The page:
1.) Have you found a source of trusted content, rather than just a consistent one? Let me suggest for example you sign up to Medium. Take a read of their Corona coverage and consider the quality of information.

2.) Does this content interrogate and clarify thinking?  Ultimately it is only through our conversations that we can further our understanding of the world. That doesn’t mean only sharing media we agree with (that’s just cognitive bias at work). Can you distil what you have learnt, or explain how you had your opinion changed? Have you been given pragmatic means to engage more deeply with the subject matter or become proactive in some next steps?

3.) And lastly, are there repercussions in broadcasting the content?   This is hard to consider, as we also can’t be paralysed by the potential impact – the proverbial butterfly effect creating hurricanes on the other side of the world. Ask yourself: is it worthwhile? There are times that we need to look at harrowing, frightening or shocking material, but is this “authenticity” building on an emotional response you wish to spread, and does that emotion have potential targets?

I will never forget watching the producer of the Jerry Springer show lobby to broadcast a live execution.  I was horrified.  He used the above arguments I just covered to justify his position.  How do you change public opinion without seeing what we are really talking about?  He argued that it was an authentic look, and therefore people had the right to see it if they chose to. As the man on death row had agreed to it, he felt that it was our right and choice to watch his final moments.  For me it sounded like the argument to basically put gladiatorial games out for TV broadcast – relishing death as a sport.  That said, as someone who is strongly opposed to the death penalty, I can see that in a slightly different context. I would argue that not only can we watch it, but that if we are to advocate for the death penalty, we in fact should be required to watch it.  How else do we authentically judge?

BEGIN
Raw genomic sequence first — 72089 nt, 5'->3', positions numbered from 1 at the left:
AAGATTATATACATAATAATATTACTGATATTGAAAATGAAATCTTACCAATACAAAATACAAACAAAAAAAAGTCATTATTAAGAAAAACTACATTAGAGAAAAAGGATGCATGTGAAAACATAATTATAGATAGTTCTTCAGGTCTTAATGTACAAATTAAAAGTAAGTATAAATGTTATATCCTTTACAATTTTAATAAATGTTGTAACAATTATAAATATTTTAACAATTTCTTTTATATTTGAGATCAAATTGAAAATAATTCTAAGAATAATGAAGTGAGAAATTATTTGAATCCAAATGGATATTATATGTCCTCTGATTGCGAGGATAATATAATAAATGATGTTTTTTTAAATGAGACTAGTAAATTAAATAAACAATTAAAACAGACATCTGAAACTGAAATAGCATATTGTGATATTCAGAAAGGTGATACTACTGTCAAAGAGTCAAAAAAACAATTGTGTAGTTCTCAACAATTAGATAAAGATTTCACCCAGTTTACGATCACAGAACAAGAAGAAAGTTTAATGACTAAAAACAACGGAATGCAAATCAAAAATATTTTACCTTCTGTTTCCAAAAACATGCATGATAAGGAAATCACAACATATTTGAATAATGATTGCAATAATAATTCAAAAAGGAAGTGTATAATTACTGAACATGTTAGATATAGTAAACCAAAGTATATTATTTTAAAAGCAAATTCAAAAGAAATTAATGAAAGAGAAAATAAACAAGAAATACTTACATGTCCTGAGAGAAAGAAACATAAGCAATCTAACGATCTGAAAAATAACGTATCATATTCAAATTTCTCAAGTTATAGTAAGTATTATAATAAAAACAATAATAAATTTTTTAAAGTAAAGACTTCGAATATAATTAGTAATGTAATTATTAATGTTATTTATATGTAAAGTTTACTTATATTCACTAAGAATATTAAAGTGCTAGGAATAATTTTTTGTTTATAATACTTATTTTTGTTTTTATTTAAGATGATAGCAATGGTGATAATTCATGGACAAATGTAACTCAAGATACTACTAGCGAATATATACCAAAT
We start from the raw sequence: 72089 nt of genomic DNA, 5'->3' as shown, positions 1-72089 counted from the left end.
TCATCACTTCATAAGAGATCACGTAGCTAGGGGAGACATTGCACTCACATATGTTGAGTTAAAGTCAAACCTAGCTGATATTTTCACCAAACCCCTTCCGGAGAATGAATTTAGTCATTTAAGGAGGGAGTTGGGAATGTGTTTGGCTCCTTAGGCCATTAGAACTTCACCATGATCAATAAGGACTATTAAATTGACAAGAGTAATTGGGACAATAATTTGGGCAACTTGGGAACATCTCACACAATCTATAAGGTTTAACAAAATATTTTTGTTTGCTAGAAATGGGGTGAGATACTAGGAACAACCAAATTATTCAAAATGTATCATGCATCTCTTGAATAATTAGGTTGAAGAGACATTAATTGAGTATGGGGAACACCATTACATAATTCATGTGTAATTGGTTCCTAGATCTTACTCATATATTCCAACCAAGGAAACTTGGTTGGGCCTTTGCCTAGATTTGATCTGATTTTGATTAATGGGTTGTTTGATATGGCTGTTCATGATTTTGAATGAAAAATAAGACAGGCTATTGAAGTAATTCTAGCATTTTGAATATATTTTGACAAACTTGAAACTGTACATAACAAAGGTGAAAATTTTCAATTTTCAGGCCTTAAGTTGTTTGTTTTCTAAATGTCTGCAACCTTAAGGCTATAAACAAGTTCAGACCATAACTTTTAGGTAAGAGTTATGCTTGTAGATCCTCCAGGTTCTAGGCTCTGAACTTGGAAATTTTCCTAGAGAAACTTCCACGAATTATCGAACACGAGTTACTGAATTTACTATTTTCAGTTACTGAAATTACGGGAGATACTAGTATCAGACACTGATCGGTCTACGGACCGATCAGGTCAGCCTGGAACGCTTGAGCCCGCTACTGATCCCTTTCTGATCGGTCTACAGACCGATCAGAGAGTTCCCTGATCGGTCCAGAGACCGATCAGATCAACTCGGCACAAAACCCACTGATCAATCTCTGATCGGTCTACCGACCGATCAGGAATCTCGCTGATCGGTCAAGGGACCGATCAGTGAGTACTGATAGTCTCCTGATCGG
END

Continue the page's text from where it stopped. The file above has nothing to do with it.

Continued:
When I was a producer at Carte Blanche, many sessions were spent arguing these points.  In fact George Mazarakis, my executive, was required to defend my first story on “War Journalists” as it carried footage of a decapitated head.  I still believe that it was the right decision.   How could you tell a story about how journalists were affected by what they filmed, unless you saw the kind of footage that broadcasters normally wouldn’t show? There are no bright lines that I can recommend here, you can only interrogate your own ethics and values.

So, consider before you press that share button: is it going to leave a “bumper STICR” you would like the world to see?

Brett Lotriet Best is the Creative Director for EdenRage Media. Go on, take a bite!

One thought on “The Media A-bomb

  1. I too have fallen into the social media hellhole of horrors. There are no such words even as unsee or unhear. As a maker on content myself I’ve had to think long and hard about what I publish and personally I don’t want to publish the kind of stuff that can’t be unseen and unheard. Yes these horrors exist but being devoured by these facts really changes nothing. Certainly it will not spur me into action because instead of empathy its kind on freak show journalism that evokes fear and then barriers to action.